|Jonny Lee Miller takes Sherlock to NYC in 'Elementary'|
|Posted 9/24/2012 5:15 PM ET|
If it's best to be British to play Sherlock Holmes, then British actor Jonny Lee Miller fits the bill for the new Holmes-in-New-York series, Elementary. But then, Miller might also become a Yank eventually.
He's already partway there: He's been living in the USA for seven years, mostly in Los Angeles, now in New York. Turning 40 in November, he is one of the growing cadre of British actors on American TV. He's the husband of an American, actress/model Michelle Hicks, and the father of an American, 4-year-old Buster. Even his first wife is an American, actress Angelina Jolie.
And these days, he's paying more attention to American politics, even though he can't vote in November.
"I really do feel a part of the country, especially in L.A.," he says in a phone interview from his New York set. He says President Obama's speeches struck resonant chords for him, with their paeans to immigrants who helped build America and calls to the obligations of citizenship.
"It's not something I rule out, but I have not gone down the citizenship road yet. It depends on how things work out," he says.
Meaning how things work out with Elementary, the crime-solving drama that premieres Thursday (CBS, 10 p.m. ET/PT). The show adapts an enduring-if-weird 19th-century character -- damaged-genius detective Holmes -- to a 21st-century New York police procedural. Lucy Liu plays an exasperated Dr. Joan Watson, hired to keep an eye on recovering drug addict Holmes in his work as an outside "consultant," helping the police with their inquiries, as they say in the U.K.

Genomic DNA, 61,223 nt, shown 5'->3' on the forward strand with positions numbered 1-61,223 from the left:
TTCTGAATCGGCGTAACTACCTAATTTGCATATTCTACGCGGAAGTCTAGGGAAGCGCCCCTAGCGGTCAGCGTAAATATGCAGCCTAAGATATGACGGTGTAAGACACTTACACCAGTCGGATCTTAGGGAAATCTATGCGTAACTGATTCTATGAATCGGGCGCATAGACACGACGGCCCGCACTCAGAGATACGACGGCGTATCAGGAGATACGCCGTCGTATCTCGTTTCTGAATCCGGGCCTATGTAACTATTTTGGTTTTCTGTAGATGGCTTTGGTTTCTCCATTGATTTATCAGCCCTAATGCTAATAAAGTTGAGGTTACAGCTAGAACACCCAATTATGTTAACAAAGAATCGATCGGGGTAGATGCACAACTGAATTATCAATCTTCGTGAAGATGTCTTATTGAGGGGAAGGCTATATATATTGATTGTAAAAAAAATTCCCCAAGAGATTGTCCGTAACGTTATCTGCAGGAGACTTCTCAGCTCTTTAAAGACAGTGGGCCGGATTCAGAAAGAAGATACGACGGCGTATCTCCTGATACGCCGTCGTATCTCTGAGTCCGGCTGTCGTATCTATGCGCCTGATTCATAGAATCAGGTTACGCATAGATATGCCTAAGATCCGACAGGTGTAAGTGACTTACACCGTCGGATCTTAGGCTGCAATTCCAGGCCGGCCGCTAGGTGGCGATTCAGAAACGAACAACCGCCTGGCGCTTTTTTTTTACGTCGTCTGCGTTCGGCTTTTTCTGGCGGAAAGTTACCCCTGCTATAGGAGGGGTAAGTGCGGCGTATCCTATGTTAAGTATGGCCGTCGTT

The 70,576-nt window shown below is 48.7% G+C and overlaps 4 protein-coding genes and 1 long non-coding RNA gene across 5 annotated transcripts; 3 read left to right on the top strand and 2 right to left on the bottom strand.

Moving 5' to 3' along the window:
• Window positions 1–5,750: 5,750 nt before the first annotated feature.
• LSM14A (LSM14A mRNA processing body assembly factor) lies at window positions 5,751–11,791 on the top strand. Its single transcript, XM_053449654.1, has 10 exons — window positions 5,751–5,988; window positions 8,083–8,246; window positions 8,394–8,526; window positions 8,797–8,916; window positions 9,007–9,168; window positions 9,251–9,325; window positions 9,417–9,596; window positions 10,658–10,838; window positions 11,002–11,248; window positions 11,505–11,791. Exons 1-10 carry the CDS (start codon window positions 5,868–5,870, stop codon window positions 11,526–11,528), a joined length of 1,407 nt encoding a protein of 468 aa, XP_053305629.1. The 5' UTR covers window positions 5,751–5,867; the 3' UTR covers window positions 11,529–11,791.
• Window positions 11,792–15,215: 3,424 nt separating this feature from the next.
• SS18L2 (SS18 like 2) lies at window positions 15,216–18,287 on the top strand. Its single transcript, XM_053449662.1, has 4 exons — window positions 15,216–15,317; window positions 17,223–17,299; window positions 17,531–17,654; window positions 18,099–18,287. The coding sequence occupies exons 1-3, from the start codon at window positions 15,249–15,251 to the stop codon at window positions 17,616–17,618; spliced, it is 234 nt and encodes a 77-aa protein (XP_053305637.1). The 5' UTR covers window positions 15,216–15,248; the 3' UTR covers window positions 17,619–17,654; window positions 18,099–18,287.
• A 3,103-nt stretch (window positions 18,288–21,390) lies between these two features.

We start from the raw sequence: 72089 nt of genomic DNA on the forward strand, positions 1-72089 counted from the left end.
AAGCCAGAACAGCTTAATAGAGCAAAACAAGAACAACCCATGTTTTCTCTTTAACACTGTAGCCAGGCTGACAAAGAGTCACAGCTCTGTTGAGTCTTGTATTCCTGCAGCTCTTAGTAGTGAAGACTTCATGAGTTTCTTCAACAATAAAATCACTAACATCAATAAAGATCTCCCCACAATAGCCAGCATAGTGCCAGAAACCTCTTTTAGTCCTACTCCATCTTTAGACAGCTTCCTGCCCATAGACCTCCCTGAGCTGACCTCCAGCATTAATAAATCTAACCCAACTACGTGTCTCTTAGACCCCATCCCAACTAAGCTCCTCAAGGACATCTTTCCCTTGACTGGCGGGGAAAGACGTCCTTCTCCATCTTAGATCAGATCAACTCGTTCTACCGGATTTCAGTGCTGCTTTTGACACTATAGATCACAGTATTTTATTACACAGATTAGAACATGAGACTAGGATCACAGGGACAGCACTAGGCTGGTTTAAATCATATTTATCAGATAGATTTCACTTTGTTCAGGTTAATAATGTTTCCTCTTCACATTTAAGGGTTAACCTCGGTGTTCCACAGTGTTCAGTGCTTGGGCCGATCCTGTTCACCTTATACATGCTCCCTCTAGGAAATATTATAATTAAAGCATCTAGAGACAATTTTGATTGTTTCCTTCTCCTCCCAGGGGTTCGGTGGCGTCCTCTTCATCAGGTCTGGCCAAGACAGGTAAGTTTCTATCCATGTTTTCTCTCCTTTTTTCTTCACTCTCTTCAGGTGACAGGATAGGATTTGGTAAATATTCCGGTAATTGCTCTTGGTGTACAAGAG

This is Miller's third try as the lead in an American TV series (Eli Stone in 2008, the quickly canceled Smith in 2006), building on a successful career in Britain in films and TV playing parts ranging from highbrow literary characters (poet Lord Byron and Jane Austen heroes) to heroin addicts and hackers (Trainspotting, Hackers).
Sherlock Holmes is both a literary character and a drug addict. He's also really, really smart and fast-talking. The umpteenth filmed interpretation of Holmes in the past 125 years, Elementary will examine the flaws in a character updated for a modern American context, Miller says.
"I find that quite enjoyable, trying to see the downsides of someone," he says. "(Holmes) really struggles with his genius and the darker sides of his personality, and that's what attracted me (to the role).
"I quite like our take in magnifying the addiction aspects," he adds. "(Holmes) speaks both languages, the language of the underworld and the language of the lawmen. People can relate to that."
But Miller is no Holmes, he says.
"Well, in certain aspects," he concedes. "(Holmes) is extremely observant. That's one thing we share. I've always been, since I was a little kid, and my son is quite observant, too. Attention to detail -- Sherlock certainly has that, and my memory is pretty good -- but not as good as his."
But like Holmes, he's thoroughly English in his vocabulary. "Bollocks," he shouts in one scene, which wouldn't pass muster with American broadcasting standards if most Americans knew what it meant. Miller jokingly promises to be on his "best behavior" in avoiding Trainspotting-style vocabulary that viewers could Google.
Meanwhile, he and his family are loving New York, which he says is "fantastic" and like London in that "it's on your doorstep all the time." He's lived there before, when he was appearing in a show on Broadway in 2009. And his wife is from New York.
"It's a really great city to have a young kid," he says. "I'm really excited to get to know it better. My wife was quite happy to come here, too. And hopefully we'll be able to stay. It's really a blessing to be able to stay together."
|Posted 9/24/2012 5:15 PM ET|